LL.M. Chronicles #2: The file's call (English Version)

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LL.M. Chronicles #2: The file's call (English Version)

Once the idea of getting an LL.M. took root and you feel ready to brave one year abroad, the biggest test begins: the application process.


The process may vary according to the countries you are applying for: while applicants for the USA must go through mandatory LSAC (and no less mandatory fees), candidates for the UK will have to inquire upon each university selected. However, it is possible to highlight similarities. 

  •  First, translate your transcripts by a translation agency. It costs about 200€ and you will absolutely have to reread the work to make sure there are no typos. Once this is done, digitize the documents, this copy you will use latter in the application. Note that British universities require to upload transcripts on their web platform.


  •  Second, ask your university’s administrative office to kindly print your translated transcripts, to stamp it, to add the original version and to send the whole thing to the foreign university (or to LSAC). Administrations I dealt with (Grenoble, Paris I Sorbonne and Paris-Dauphine) showed great skills and promptness, do not hesitate to call yours!


For those who wish to take the New York Bar, you will again have to send your transcripts to the board of examiners, as described before.


Now that you worked through the most painful and longest stage of your application, let’s have a look at the reference letter.

Do not take this step too lightly, because for many universities, especially in the United States, these recommendations can make a difference. Most universities will ask you two reference letters, usually written by academics, although some schools will let you add a third from a professional.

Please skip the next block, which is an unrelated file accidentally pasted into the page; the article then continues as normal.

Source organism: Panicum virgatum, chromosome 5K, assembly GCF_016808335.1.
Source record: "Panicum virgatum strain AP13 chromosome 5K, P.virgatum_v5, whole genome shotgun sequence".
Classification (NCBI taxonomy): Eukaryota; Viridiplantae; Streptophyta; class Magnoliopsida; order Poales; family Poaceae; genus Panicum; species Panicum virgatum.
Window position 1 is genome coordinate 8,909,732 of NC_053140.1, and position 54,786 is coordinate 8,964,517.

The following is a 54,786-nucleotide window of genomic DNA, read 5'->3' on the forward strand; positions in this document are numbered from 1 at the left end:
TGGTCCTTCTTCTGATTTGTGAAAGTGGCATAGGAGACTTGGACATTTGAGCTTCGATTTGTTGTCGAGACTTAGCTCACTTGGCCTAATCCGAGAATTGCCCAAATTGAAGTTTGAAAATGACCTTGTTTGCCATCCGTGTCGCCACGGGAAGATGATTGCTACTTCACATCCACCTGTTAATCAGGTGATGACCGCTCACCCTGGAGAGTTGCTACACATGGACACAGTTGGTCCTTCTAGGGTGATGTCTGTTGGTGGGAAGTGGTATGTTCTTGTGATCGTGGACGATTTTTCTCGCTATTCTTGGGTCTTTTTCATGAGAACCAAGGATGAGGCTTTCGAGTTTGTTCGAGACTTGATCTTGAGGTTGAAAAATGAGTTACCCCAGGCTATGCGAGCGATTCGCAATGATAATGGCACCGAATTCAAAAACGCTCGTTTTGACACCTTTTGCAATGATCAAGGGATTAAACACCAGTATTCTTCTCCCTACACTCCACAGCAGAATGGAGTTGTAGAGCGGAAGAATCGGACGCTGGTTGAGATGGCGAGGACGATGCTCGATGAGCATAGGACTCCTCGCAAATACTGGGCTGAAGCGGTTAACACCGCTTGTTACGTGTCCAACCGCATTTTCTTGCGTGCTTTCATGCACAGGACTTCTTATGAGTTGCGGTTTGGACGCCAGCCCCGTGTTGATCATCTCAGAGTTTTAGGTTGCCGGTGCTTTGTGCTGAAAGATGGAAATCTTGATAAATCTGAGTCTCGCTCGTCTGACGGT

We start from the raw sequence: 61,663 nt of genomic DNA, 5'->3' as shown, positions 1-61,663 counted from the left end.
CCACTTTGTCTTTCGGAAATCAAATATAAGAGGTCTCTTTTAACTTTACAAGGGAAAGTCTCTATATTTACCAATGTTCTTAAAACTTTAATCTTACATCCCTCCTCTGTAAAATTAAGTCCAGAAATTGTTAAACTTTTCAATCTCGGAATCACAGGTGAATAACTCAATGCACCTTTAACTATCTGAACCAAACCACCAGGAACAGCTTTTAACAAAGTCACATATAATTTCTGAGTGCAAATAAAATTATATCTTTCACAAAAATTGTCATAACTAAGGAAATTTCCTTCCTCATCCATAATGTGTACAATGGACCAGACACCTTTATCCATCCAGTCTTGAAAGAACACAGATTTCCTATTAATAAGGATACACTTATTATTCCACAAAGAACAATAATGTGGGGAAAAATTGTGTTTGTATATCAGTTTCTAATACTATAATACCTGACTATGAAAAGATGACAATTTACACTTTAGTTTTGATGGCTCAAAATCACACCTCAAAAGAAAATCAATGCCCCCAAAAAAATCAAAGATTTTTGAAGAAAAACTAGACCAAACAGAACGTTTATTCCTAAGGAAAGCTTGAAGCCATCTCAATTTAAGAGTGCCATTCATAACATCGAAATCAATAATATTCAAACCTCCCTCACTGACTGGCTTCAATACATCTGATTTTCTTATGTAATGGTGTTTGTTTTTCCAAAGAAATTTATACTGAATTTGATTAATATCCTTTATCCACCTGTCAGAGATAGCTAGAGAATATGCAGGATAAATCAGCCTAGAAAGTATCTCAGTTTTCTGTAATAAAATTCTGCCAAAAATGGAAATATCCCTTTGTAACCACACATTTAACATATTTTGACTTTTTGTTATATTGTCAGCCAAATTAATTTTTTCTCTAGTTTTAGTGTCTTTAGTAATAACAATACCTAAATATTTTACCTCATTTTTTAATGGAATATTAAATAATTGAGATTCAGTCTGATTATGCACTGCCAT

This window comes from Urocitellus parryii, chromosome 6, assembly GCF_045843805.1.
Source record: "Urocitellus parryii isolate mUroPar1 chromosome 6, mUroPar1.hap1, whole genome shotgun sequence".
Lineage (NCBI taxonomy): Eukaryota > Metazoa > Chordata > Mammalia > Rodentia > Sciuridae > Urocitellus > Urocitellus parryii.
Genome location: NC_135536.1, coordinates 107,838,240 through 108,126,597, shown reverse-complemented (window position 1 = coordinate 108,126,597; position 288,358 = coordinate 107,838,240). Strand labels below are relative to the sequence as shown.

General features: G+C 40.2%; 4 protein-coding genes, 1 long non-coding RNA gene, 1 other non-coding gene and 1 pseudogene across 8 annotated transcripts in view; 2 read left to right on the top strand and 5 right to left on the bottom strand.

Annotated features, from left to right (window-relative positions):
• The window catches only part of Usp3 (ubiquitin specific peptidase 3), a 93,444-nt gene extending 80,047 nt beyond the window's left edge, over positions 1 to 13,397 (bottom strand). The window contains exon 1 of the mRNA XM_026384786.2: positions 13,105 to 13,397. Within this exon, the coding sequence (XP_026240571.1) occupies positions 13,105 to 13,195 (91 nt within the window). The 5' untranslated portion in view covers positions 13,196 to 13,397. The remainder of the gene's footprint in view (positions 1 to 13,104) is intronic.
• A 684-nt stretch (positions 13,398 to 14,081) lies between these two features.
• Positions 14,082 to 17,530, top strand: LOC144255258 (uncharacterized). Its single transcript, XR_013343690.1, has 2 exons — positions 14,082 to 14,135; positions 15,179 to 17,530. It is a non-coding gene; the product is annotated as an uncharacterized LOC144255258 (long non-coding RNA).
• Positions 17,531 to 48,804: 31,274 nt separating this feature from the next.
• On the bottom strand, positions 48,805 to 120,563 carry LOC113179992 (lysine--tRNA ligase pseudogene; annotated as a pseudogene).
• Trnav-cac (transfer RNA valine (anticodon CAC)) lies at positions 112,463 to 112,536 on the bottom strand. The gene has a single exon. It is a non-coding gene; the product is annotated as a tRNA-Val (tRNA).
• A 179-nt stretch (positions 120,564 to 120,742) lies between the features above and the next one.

Some British universities will only ask for digitalized copies, while in the USA, LSAC will ask you to record the identity of the referees, to designate universities to which you will send letters, to print a form and to attach the signed and stamped letters before sending it all under seal.


Lecturers may let you write a model, then take this opportunity to highlight points that are not in your Personal Statement, and support your application. 

It is the hardest part of your application. A look on the web will provide you many tips and discussions on the method to adopt. My advice is to forget the formalism of French letters of motivation (for French students) and force yourself to focus on the requirements.


What is the Anglo-Saxon personal statement for? The goal is to know who you are, why you are here, what you will do afterwards and how you are going to fit in.


Schematically, you can build your letter as follows (one page maximum, often 500 words for the UK):


  • A short teaser module to catch reader’s attention. For the United-States, you can unleash your imagination. A friend talked about Robin Hood, I quoted Bode Miller, another mentioned Jesus, and the three of us were admitted.


  • Explain why you love your topic and what is your project


  • Explain why the year abroad will carry out this project, and how you intend to reap the full benefits of this LL.M. Notice that flattery has no effect on this side of the Atlantic.


  • Talk about you, make them understand that you will integrate well, bring something to the group, become a good alumni and that the class will be better with you than another.


This was the overall plan of my personal statement. Another tip is to strive you to link each idea with the LL.M., just as if you were asked to “stick to the judgment”. If there is a step to which you must devote time, this is the one. Indeed, university offices are used to reading good personal statements and you will have to stand out with your personality rather than with your academic curriculum. 


Chronicles: Matthieu Sabonnadière


Translation (French to English): Coline Vériaux


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